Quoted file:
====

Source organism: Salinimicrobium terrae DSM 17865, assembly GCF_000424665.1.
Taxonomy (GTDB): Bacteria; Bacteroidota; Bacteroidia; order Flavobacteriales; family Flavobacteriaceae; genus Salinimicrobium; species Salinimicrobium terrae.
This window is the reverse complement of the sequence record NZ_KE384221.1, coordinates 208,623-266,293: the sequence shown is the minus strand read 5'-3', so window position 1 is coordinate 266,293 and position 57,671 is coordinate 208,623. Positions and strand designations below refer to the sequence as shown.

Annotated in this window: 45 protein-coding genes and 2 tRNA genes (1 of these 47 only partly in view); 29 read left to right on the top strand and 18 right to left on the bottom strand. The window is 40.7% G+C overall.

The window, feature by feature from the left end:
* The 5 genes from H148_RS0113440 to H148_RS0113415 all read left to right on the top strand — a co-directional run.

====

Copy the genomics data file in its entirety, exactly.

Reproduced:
Source organism: Salinimicrobium terrae DSM 17865, assembly GCF_000424665.1.
Taxonomy (GTDB): Bacteria; Bacteroidota; Bacteroidia; order Flavobacteriales; family Flavobacteriaceae; genus Salinimicrobium; species Salinimicrobium terrae.
This window is the reverse complement of the sequence record NZ_KE384221.1, coordinates 208,623-266,293: the sequence shown is the minus strand read 5'-3', so window position 1 is coordinate 266,293 and position 57,671 is coordinate 208,623. Positions and strand designations below refer to the sequence as shown.

Annotated in this window: 45 protein-coding genes and 2 tRNA genes (1 of these 47 only partly in view); 29 read left to right on the top strand and 18 right to left on the bottom strand. The window is 40.7% G+C overall.

The window, feature by feature from the left end:
* The 5 genes from H148_RS0113440 to H148_RS0113415 all read left to right on the top strand — a co-directional run.